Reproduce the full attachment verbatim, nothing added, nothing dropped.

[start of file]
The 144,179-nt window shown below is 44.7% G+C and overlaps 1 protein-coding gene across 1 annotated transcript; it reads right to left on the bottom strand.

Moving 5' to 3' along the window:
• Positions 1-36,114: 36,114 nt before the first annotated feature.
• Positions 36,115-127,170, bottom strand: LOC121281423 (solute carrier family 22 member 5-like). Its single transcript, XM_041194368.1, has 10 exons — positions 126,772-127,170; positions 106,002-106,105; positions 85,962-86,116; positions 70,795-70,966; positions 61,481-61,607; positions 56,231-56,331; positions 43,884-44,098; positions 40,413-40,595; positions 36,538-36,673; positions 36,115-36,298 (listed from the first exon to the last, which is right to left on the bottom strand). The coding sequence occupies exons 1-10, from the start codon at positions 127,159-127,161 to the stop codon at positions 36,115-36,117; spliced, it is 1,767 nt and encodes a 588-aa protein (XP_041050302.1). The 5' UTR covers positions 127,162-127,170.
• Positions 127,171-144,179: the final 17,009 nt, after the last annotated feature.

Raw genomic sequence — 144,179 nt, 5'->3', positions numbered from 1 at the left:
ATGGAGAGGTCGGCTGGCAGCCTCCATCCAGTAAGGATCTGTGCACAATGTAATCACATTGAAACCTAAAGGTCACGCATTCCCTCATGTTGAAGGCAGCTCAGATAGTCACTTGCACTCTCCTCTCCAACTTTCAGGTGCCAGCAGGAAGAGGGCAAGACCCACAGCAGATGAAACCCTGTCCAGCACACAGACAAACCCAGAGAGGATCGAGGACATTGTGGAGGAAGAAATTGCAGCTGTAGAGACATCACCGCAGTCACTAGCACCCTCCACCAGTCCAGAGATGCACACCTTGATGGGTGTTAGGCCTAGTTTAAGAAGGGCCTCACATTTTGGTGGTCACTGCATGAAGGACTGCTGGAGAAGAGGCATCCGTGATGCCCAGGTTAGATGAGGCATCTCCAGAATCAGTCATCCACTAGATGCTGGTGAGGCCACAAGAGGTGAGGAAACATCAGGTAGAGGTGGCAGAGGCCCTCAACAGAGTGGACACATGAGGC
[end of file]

The 144,179-nt window shown below is 44.7% G+C and overlaps 1 protein-coding gene across 1 annotated transcript; it reads right to left on the bottom strand.

Moving 5' to 3' along the window:
• Positions 1-36,114: 36,114 nt before the first annotated feature.
• Positions 36,115-127,170, bottom strand: LOC121281423 (solute carrier family 22 member 5-like). Its single transcript, XM_041194368.1, has 10 exons — positions 126,772-127,170; positions 106,002-106,105; positions 85,962-86,116; positions 70,795-70,966; positions 61,481-61,607; positions 56,231-56,331; positions 43,884-44,098; positions 40,413-40,595; positions 36,538-36,673; positions 36,115-36,298 (listed from the first exon to the last, which is right to left on the bottom strand). The coding sequence occupies exons 1-10, from the start codon at positions 127,159-127,161 to the stop codon at positions 36,115-36,117; spliced, it is 1,767 nt and encodes a 588-aa protein (XP_041050302.1). The 5' UTR covers positions 127,162-127,170.
• Positions 127,171-144,179: the final 17,009 nt, after the last annotated feature.

Raw genomic sequence — 144,179 nt, 5'->3', positions numbered from 1 at the left:
ATGGAGAGGTCGGCTGGCAGCCTCCATCCAGTAAGGATCTGTGCACAATGTAATCACATTGAAACCTAAAGGTCACGCATTCCCTCATGTTGAAGGCAGCTCAGATAGTCACTTGCACTCTCCTCTCCAACTTTCAGGTGCCAGCAGGAAGAGGGCAAGACCCACAGCAGATGAAACCCTGTCCAGCACACAGACAAACCCAGAGAGGATCGAGGACATTGTGGAGGAAGAAATTGCAGCTGTAGAGACATCACCGCAGTCACTAGCACCCTCCACCAGTCCAGAGATGCACACCTTGATGGGTGTTAGGCCTAGTTTAAGAAGGGCCTCACATTTTGGTGGTCACTGCATGAAGGACTGCTGGAGAAGAGGCATCCGTGATGCCCAGGTTAGATGAGGCATCTCCAGAATCAGTCATCCACTAGATGCTGGTGAGGCCACAAGAGGTGAGGAAACATCAGGTAGAGGTGGCAGAGGCCCTCAACAGAGTGGACACATGAGGC